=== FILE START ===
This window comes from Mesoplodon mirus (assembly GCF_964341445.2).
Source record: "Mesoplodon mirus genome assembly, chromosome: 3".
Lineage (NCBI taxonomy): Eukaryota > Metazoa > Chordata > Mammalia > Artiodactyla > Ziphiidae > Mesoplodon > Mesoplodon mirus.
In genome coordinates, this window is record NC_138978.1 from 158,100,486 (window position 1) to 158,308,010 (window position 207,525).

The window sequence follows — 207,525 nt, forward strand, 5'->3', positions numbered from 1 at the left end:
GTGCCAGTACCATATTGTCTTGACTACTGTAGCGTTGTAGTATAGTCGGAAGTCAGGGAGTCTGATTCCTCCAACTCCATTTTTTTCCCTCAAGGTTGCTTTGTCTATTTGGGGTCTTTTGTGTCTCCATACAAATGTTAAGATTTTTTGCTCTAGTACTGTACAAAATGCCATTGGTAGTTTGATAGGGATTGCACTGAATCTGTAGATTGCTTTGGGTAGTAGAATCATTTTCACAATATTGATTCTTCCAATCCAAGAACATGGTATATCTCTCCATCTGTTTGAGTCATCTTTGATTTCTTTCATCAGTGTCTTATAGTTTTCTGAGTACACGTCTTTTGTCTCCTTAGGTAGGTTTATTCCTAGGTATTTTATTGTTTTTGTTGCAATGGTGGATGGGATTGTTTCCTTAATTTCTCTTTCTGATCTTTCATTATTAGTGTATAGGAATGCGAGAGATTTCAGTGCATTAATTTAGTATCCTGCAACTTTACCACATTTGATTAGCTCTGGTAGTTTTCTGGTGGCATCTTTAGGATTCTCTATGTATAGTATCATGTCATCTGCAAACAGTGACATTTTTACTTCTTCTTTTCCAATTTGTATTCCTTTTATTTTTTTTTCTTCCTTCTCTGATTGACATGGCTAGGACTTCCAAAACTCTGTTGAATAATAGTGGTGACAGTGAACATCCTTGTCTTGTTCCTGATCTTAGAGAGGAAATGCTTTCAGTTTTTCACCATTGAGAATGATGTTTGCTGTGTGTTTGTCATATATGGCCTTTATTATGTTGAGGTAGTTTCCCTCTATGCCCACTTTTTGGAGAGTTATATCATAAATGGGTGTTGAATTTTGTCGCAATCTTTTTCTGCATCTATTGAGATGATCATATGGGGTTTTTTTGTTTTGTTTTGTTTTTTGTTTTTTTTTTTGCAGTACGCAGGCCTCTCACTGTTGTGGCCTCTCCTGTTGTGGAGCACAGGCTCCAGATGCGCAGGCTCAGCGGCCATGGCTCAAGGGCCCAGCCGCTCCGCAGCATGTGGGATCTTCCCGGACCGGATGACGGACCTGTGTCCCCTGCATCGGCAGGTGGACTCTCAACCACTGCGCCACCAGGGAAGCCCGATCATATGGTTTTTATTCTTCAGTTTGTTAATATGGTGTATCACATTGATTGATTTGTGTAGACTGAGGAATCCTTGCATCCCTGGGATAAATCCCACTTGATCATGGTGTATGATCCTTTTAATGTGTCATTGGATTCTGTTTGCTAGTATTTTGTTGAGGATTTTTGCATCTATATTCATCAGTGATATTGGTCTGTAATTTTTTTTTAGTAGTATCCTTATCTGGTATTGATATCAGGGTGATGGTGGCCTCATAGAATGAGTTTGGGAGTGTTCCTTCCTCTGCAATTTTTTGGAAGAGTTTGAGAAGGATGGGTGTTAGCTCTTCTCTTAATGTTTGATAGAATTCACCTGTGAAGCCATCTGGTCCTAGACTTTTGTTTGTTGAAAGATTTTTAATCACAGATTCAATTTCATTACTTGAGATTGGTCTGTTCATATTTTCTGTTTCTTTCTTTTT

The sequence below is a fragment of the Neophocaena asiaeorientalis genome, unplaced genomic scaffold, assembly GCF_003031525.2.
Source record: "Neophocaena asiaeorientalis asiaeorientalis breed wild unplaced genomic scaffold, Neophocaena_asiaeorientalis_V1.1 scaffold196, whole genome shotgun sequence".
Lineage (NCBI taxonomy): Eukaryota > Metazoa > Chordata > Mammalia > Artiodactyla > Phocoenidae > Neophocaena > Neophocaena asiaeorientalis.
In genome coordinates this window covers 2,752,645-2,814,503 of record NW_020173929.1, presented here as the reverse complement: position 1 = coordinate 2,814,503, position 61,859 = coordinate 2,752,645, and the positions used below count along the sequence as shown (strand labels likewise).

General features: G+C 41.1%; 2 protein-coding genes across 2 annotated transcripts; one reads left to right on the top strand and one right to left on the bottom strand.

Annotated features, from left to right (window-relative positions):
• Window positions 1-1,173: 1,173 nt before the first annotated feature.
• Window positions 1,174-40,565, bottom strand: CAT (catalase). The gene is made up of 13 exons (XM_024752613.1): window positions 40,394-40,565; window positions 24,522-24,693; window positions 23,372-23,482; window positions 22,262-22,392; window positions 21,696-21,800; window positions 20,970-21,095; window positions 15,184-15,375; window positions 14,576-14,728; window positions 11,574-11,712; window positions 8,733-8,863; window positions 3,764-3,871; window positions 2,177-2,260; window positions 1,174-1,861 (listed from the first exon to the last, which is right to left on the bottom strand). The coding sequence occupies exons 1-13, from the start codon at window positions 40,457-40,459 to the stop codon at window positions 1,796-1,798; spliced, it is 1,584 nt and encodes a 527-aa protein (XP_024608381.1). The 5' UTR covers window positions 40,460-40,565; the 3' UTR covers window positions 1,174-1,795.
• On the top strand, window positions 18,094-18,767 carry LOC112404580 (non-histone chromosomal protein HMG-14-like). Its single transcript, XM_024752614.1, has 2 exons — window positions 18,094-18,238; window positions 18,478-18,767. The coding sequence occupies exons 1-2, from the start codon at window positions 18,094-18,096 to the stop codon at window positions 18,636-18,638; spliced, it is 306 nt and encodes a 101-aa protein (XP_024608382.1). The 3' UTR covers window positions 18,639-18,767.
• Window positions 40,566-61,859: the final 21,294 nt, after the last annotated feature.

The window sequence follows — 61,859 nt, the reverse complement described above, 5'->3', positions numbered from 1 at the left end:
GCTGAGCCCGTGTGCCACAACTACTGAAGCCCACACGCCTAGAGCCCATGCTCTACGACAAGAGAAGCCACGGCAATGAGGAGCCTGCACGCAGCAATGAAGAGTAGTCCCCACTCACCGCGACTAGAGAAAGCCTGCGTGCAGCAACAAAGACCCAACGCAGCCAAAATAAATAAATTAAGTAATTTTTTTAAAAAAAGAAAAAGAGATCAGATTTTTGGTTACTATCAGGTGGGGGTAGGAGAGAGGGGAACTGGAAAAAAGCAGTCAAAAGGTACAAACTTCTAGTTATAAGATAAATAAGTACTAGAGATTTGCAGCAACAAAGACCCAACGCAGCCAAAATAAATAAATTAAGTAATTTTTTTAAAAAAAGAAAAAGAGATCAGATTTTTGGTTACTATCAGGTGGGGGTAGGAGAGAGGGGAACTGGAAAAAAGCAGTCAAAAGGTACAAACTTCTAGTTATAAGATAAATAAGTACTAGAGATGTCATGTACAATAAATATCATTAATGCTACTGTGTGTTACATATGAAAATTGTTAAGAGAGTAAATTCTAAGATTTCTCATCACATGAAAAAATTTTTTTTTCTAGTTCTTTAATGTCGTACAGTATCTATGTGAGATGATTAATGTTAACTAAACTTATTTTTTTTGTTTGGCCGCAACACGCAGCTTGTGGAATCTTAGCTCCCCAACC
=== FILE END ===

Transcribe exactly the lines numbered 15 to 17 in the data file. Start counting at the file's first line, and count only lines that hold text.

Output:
• On the top strand, window positions 18,094-18,767 carry LOC112404580 (non-histone chromosomal protein HMG-14-like). Its single transcript, XM_024752614.1, has 2 exons — window positions 18,094-18,238; window positions 18,478-18,767. The coding sequence occupies exons 1-2, from the start codon at window positions 18,094-18,096 to the stop codon at window positions 18,636-18,638; spliced, it is 306 nt and encodes a 101-aa protein (XP_024608382.1). The 3' UTR covers window positions 18,639-18,767.
• Window positions 40,566-61,859: the final 21,294 nt, after the last annotated feature.

The window sequence follows — 61,859 nt, the reverse complement described above, 5'->3', positions numbered from 1 at the left end: